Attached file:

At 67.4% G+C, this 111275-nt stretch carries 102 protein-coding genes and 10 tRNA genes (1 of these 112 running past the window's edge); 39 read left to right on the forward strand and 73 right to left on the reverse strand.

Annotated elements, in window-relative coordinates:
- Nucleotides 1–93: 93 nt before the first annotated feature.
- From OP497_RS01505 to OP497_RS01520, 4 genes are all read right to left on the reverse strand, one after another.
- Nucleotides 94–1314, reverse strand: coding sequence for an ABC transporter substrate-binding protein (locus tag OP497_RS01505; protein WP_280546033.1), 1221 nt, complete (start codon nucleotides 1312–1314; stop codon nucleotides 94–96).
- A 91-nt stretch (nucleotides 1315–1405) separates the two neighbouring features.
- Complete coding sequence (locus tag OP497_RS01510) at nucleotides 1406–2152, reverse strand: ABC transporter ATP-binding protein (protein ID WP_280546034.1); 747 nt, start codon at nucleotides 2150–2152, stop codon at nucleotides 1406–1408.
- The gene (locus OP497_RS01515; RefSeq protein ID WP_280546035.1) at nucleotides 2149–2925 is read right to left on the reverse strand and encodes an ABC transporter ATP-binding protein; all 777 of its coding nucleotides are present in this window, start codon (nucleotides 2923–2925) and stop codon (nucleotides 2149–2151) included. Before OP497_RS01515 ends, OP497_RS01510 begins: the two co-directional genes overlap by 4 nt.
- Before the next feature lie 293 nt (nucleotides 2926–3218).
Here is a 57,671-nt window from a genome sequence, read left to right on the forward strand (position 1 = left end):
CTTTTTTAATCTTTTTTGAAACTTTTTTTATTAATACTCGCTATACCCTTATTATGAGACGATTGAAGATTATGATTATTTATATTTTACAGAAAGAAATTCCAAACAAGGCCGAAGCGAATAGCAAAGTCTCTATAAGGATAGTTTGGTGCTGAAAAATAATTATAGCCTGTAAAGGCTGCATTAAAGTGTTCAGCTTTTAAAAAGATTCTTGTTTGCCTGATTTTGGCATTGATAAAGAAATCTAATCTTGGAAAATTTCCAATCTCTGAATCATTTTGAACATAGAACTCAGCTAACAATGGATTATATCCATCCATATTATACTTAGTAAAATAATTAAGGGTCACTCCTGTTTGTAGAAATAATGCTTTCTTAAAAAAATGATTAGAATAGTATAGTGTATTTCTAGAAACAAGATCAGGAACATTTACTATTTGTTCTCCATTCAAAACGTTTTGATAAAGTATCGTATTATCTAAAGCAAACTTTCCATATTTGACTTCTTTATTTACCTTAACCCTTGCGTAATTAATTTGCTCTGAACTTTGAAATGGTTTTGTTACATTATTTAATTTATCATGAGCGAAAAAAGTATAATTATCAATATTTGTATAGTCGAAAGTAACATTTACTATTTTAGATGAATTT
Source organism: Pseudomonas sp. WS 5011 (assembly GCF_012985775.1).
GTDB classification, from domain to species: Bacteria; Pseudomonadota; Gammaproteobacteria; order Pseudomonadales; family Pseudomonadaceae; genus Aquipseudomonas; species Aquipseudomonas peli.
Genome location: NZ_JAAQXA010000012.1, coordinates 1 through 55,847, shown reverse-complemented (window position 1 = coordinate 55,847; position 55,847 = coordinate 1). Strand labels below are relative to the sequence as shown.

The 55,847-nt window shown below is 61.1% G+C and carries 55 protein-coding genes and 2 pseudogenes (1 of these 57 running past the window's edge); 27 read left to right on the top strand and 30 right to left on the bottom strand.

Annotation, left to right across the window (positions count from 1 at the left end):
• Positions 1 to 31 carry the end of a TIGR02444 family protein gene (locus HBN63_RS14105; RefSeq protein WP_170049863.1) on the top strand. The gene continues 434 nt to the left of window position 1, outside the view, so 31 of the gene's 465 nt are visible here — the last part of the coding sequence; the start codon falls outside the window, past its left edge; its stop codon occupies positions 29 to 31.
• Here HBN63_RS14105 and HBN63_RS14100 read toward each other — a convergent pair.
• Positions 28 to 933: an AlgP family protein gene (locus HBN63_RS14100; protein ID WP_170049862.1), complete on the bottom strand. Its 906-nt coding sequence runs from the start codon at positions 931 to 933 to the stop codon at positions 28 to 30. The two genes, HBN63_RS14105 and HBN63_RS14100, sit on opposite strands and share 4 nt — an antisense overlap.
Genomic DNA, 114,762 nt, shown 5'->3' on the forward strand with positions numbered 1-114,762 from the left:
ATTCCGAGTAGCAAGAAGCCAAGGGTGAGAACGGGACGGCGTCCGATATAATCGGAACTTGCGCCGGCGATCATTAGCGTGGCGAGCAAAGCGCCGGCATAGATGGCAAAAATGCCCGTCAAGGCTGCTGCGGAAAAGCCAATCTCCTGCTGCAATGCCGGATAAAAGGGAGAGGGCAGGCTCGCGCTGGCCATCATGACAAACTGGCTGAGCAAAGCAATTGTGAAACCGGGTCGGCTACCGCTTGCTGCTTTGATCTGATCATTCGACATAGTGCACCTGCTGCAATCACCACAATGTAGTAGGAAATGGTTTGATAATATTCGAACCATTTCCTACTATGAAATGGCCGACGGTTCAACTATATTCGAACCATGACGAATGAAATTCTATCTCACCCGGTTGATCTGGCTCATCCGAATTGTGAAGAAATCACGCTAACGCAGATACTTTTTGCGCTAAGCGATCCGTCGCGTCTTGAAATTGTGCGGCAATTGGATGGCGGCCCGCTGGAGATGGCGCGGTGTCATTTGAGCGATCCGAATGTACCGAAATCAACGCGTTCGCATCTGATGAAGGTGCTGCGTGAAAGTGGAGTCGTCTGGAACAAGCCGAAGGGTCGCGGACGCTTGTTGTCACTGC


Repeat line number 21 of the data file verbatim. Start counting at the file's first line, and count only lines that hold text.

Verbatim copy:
ATTCCGAGTAGCAAGAAGCCAAGGGTGAGAACGGGACGGCGTCCGATATAATCGGAACTTGCGCCGGCGATCATTAGCGTGGCGAGCAAAGCGCCGGCATAGATGGCAAAAATGCCCGTCAAGGCTGCTGCGGAAAAGCCAATCTCCTGCTGCAATGCCGGATAAAAGGGAGAGGGCAGGCTCGCGCTGGCCATCATGACAAACTGGCTGAGCAAAGCAATTGTGAAACCGGGTCGGCTACCGCTTGCTGCTTTGATCTGATCATTCGACATAGTGCACCTGCTGCAATCACCACAATGTAGTAGGAAATGGTTTGATAATATTCGAACCATTTCCTACTATGAAATGGCCGACGGTTCAACTATATTCGAACCATGACGAATGAAATTCTATCTCACCCGGTTGATCTGGCTCATCCGAATTGTGAAGAAATCACGCTAACGCAGATACTTTTTGCGCTAAGCGATCCGTCGCGTCTTGAAATTGTGCGGCAATTGGATGGCGGCCCGCTGGAGATGGCGCGGTGTCATTTGAGCGATCCGAATGTACCGAAATCAACGCGTTCGCATCTGATGAAGGTGCTGCGTGAAAGTGGAGTCGTCTGGAACAAGCCGAAGGGTCGCGGACGCTTGTTGTCACTGC